Chinese researchers say they’ve grown human cells into new ears for five children.
How it works: A scaffold, created from a mirrored, 3-D-printed replica of a patient’s healthy ear, is seeded with cartilage-creating cells taken from the person’s body. First grown in a dish, the replacement ear is then implanted beneath pre-stretched skin on the side of the patient’s head.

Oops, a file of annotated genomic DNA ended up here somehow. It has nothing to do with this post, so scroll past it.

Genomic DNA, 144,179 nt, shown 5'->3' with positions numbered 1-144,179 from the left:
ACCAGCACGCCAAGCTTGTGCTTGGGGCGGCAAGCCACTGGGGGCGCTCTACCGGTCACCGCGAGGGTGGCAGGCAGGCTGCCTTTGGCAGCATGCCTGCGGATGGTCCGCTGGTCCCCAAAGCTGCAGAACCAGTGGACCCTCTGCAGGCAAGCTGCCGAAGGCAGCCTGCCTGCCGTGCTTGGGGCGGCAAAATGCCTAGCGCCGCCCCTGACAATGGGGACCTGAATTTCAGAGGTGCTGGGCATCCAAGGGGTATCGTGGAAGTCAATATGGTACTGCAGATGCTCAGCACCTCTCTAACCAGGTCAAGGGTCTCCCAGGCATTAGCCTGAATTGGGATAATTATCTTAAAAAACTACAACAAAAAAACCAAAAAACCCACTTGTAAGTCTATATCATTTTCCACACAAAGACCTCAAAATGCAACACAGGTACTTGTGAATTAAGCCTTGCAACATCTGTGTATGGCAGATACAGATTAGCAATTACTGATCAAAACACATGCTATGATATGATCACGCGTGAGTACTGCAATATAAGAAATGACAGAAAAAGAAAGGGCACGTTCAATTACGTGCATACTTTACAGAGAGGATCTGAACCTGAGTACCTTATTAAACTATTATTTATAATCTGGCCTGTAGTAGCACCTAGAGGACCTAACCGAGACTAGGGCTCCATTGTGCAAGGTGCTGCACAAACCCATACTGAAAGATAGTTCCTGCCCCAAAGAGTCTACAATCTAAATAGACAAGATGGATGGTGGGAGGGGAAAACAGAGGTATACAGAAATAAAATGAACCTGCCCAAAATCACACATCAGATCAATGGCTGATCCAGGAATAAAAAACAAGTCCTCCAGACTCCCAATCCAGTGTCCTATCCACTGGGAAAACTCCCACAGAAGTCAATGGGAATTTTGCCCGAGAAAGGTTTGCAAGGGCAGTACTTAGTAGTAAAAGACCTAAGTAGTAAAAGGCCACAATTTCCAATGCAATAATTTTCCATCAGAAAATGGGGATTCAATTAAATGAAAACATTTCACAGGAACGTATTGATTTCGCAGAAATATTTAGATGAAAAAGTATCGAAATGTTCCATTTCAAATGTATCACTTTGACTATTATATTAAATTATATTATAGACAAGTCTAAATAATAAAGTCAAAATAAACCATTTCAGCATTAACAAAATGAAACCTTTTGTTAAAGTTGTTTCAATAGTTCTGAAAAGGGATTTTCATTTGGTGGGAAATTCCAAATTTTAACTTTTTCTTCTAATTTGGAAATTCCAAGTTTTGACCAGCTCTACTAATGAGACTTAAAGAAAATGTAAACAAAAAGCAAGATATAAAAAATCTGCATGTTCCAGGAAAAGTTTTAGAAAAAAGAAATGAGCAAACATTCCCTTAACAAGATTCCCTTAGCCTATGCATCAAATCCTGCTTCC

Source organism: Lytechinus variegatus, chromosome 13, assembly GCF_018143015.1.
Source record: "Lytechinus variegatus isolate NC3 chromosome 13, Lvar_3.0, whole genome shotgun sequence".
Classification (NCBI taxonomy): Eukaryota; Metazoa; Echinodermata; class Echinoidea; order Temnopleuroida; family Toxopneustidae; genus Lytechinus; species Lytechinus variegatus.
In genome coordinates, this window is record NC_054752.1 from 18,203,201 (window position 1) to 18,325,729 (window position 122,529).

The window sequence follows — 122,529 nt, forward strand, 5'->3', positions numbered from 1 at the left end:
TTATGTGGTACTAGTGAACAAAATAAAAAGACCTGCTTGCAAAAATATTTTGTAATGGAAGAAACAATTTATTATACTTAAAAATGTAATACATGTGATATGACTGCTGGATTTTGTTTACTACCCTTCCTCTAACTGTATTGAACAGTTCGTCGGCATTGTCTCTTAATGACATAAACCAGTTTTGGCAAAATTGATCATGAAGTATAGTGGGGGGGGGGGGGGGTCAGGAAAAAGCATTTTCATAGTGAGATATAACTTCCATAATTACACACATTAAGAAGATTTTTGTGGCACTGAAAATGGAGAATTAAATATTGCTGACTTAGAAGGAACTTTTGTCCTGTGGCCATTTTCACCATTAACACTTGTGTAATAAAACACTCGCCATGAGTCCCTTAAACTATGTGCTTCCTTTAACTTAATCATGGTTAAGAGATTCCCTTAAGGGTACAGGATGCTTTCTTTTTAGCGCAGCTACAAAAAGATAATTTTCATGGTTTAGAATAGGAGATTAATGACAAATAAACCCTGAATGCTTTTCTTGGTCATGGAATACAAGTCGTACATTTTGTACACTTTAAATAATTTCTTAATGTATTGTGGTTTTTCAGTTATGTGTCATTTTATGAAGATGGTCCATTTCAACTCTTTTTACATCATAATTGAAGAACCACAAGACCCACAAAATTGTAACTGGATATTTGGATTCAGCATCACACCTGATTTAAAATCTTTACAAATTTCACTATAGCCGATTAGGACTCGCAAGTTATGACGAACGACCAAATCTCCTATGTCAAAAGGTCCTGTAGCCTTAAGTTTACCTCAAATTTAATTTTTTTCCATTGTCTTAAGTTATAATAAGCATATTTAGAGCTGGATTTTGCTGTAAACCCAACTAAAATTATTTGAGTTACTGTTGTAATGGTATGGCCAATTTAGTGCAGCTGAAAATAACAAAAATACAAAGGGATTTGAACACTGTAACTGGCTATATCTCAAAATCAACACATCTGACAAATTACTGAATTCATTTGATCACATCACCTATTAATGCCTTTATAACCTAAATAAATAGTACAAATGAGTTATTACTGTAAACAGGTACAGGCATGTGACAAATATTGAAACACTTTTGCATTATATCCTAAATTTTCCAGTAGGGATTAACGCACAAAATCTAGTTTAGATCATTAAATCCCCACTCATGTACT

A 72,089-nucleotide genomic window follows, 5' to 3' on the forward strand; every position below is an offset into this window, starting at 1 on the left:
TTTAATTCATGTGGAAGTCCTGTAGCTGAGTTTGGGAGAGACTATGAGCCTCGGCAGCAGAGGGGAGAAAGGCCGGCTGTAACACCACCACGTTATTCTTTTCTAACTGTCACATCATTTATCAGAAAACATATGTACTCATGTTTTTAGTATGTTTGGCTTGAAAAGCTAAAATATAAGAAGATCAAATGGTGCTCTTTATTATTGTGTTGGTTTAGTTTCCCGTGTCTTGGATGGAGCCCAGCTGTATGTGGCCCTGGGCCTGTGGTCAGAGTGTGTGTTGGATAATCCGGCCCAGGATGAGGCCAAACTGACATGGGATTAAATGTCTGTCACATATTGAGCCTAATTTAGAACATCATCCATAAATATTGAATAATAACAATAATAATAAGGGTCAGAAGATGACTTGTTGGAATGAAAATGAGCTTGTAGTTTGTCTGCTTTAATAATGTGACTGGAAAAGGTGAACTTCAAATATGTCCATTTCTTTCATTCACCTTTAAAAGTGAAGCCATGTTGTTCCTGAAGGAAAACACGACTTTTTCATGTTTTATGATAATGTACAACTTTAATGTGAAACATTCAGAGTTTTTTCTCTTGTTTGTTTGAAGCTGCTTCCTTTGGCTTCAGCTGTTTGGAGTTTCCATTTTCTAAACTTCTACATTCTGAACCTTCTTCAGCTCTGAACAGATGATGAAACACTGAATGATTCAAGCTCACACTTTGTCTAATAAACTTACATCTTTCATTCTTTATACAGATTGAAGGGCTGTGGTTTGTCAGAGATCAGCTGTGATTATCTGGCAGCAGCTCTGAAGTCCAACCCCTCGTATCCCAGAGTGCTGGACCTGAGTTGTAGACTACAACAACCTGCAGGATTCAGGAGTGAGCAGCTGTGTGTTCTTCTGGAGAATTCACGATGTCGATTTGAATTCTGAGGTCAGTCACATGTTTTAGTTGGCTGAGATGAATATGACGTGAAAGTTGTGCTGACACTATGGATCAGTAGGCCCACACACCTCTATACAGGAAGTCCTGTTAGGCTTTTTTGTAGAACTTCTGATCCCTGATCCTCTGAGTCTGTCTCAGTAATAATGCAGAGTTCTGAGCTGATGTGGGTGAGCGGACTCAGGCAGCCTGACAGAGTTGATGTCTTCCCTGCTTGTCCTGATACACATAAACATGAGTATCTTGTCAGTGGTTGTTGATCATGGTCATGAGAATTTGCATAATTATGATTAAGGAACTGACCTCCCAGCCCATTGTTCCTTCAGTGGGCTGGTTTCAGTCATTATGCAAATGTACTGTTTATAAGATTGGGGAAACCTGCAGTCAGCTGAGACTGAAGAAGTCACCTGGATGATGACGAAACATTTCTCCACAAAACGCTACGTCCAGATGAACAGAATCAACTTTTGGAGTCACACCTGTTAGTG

The results: See for yourself in the images above, from one month post-op in the top left to 30 months post-op in the bottom right. New Scientist reports that the shape, size, and angle of the ears is convincing.
But: The ears don’t really look great, and it’s unclear how they’ll change over a patient’s life. Some researchers have questioned the safety of some aspects of the procedure.
Why it matters: Using tissue engineering to grow complex shapes like this is difficult. The approach may inspire new ways to grow other complex body parts, too.
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